I’ve been so afraid to talk about U = U for so long now because I can detect some level of guilt for having been sexually active for so long before finding out I was HIV positive. I still haven’t forgiven myself completely for my part in my infection. There’s always just a little bit of guilt and self-hatred that lingers even if your life is okay again, like mine is. That never goes away.

But I’ve let it stop me from talking about U = U, which I’ve finally come to understand how important it is to the community and for everybody.

We need to get every PLHIV on ART and we need to get them to an undetectable viral load. Because that’s how we can stop HIV from spreading.

I was quiet about it before but I’m not. My viral load is undetectable. I’ve been undetectable for over five years now. I cannot transmit HIV to anyone. It is my duty to stay undetectable for as long as I live.

Blood Makes Noise
Wanggo Gallaga
Wanggo Gallaga has been writing professionally since he was 14. He’s a scriptwriter, poet, and teaches Scriptwriting at De La Salle — College of St Benilde. He was diagnosed with HIV in August of 2008.

Message from the Editor: For more info on U=U please see

Safety First: Why Condoms are Essential

Do you carry a condom with you wherever you go? If not, how accessible would one be if you were to need it?

This question, of course, applies strongly if you are sexually active. And as many accounts have been shared, there are many people who have narrated to an unexpected sexual encounter that have led to unprotected sex because they were not prepared.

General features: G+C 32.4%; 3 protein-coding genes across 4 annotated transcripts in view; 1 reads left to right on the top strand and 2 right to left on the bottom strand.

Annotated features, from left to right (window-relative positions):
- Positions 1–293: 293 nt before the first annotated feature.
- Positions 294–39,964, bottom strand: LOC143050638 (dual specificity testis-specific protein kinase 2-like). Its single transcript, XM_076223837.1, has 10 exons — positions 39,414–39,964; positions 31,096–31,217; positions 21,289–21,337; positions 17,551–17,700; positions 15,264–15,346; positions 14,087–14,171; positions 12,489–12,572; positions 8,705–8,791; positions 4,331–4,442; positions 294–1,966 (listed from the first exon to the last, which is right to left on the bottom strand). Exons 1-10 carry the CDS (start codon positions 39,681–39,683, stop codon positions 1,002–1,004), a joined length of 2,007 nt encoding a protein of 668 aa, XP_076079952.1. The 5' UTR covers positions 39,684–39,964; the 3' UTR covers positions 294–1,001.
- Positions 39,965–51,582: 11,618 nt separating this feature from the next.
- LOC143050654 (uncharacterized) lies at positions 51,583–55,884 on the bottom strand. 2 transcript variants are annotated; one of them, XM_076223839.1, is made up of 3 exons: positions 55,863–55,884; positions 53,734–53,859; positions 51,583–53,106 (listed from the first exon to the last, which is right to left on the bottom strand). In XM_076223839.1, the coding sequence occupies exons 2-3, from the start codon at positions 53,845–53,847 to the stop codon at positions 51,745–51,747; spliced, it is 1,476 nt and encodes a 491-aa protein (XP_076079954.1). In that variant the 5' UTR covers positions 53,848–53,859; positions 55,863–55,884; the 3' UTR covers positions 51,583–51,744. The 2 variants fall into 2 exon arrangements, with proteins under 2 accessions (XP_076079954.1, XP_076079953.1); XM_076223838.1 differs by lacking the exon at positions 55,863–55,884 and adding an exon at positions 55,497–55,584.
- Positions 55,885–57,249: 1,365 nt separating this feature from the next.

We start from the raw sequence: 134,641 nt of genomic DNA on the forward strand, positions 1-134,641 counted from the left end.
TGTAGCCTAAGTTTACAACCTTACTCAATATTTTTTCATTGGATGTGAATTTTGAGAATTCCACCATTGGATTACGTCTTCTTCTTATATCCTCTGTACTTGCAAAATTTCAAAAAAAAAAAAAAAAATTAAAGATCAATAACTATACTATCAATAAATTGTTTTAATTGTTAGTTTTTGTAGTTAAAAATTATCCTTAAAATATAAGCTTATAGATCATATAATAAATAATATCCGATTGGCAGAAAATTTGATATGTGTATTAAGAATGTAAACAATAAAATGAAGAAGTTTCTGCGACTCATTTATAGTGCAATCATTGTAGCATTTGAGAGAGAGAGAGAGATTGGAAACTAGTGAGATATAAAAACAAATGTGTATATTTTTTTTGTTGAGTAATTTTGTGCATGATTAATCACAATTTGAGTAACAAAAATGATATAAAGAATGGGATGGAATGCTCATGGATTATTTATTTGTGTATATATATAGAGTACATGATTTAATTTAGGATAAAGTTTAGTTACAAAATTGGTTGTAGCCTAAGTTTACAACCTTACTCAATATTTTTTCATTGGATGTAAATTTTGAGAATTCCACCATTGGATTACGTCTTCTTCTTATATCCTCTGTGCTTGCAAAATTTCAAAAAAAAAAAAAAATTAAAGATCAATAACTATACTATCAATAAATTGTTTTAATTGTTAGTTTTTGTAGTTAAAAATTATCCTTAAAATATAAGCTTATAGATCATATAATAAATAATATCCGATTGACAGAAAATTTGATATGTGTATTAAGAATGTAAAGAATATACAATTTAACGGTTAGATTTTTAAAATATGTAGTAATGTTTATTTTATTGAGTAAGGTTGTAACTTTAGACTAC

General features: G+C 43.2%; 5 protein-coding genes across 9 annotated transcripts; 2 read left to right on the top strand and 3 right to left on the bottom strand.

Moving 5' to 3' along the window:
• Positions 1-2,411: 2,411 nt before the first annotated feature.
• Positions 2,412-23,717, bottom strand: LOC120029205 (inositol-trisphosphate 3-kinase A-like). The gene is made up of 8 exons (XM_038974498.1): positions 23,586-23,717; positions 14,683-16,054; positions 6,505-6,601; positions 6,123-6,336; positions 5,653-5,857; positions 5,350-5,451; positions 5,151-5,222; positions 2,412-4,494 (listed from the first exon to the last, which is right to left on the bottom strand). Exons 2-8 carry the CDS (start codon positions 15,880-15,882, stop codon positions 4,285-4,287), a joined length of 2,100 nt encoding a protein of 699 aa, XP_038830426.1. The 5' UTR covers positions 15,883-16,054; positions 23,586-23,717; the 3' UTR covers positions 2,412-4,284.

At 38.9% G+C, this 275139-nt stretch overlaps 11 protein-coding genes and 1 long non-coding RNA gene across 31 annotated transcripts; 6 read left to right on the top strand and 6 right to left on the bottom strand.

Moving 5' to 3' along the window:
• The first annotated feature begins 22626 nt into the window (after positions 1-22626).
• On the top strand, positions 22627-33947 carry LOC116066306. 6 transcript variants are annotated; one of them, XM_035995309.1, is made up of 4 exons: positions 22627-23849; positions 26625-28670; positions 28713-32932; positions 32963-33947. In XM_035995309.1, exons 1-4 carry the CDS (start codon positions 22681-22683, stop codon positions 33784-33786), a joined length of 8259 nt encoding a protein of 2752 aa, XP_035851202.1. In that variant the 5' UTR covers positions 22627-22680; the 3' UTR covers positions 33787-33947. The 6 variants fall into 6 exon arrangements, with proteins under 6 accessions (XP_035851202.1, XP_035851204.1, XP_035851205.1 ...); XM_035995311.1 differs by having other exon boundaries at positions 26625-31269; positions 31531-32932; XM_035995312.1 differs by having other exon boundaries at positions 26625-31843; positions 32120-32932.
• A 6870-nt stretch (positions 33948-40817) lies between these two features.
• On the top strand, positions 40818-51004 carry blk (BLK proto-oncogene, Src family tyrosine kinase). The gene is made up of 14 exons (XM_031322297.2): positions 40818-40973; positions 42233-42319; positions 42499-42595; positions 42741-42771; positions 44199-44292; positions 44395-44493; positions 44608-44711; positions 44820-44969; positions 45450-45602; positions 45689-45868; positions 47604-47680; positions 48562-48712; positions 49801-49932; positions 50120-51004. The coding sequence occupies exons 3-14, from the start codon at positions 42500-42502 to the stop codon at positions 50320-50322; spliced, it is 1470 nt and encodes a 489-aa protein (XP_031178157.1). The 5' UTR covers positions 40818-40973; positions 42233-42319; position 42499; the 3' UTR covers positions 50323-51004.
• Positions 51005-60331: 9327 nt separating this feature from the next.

It is these sudden, unanticipated sexual encounters that have led to HIV infection. All it takes, really, is one chance moment; a passionate tryst with a stranger or a romantic partner that can lead to HIV, or any kind of sexually transmitted infection.

Last year, I was part of a team that produced a documentary called “HIV Rising,” and in that documentary we spoke to Dr. Ditangco of the Research Institute of Tropical Medicine and I distinctly remember that she had theorized that the reason why condom use is so low in the Philippines is because condom use is a learned behaviour.

“Based on our studies,” she shares, “if a man’s first sexual experience is without a condom, it is unlikely that he would use a condom in his subsequent sexual encounters.” Condom use, as per the studies of RITM and Dr. Ditangco, has to begin early — as early as the first sexual experience — for it to become a habit or a learned behaviour. Out of the many reasons that people have given as to why they don’t use condoms, the most frustrating is “because it doesn’t feel good.”

As adults, one would think that the switch to protected sex would be automatic after all the news about the growing number of monthly HIV infections but it hasn’t changed our sexual practices at all.

In the article “The Real Reason Why People Don’t Use Condoms” from Very Well Health by James Myhre and Dennis Sifris M.D., they consider “ignorance and apathy” as “knee-jerk reactions” and these don’t really dig deep into the problem that is at hand. They identified, in their article, three causes for the low usage of condoms by men and women.